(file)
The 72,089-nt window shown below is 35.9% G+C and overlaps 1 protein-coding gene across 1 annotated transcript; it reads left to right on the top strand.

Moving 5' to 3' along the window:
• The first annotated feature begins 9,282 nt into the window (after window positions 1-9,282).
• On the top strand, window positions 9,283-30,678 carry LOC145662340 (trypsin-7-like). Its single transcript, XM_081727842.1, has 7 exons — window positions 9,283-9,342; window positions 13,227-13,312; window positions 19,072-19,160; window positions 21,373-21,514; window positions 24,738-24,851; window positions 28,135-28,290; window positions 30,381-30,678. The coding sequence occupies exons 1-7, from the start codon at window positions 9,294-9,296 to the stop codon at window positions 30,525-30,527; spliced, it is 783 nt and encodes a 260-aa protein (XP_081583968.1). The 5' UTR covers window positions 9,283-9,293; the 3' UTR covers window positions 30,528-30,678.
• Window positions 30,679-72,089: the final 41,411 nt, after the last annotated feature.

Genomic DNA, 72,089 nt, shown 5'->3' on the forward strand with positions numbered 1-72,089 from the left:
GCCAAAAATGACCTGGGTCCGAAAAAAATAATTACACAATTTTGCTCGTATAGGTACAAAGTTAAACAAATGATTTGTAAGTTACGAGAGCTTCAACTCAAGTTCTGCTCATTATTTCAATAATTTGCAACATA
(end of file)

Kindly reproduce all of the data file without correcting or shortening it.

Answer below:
The 72,089-nt window shown below is 35.9% G+C and overlaps 1 protein-coding gene across 1 annotated transcript; it reads left to right on the top strand.

Moving 5' to 3' along the window:
• The first annotated feature begins 9,282 nt into the window (after window positions 1-9,282).
• On the top strand, window positions 9,283-30,678 carry LOC145662340 (trypsin-7-like). Its single transcript, XM_081727842.1, has 7 exons — window positions 9,283-9,342; window positions 13,227-13,312; window positions 19,072-19,160; window positions 21,373-21,514; window positions 24,738-24,851; window positions 28,135-28,290; window positions 30,381-30,678. The coding sequence occupies exons 1-7, from the start codon at window positions 9,294-9,296 to the stop codon at window positions 30,525-30,527; spliced, it is 783 nt and encodes a 260-aa protein (XP_081583968.1). The 5' UTR covers window positions 9,283-9,293; the 3' UTR covers window positions 30,528-30,678.
• Window positions 30,679-72,089: the final 41,411 nt, after the last annotated feature.

Genomic DNA, 72,089 nt, shown 5'->3' on the forward strand with positions numbered 1-72,089 from the left:
GCCAAAAATGACCTGGGTCCGAAAAAAATAATTACACAATTTTGCTCGTATAGGTACAAAGTTAAACAAATGATTTGTAAGTTACGAGAGCTTCAACTCAAGTTCTGCTCATTATTTCAATAATTTGCAACATA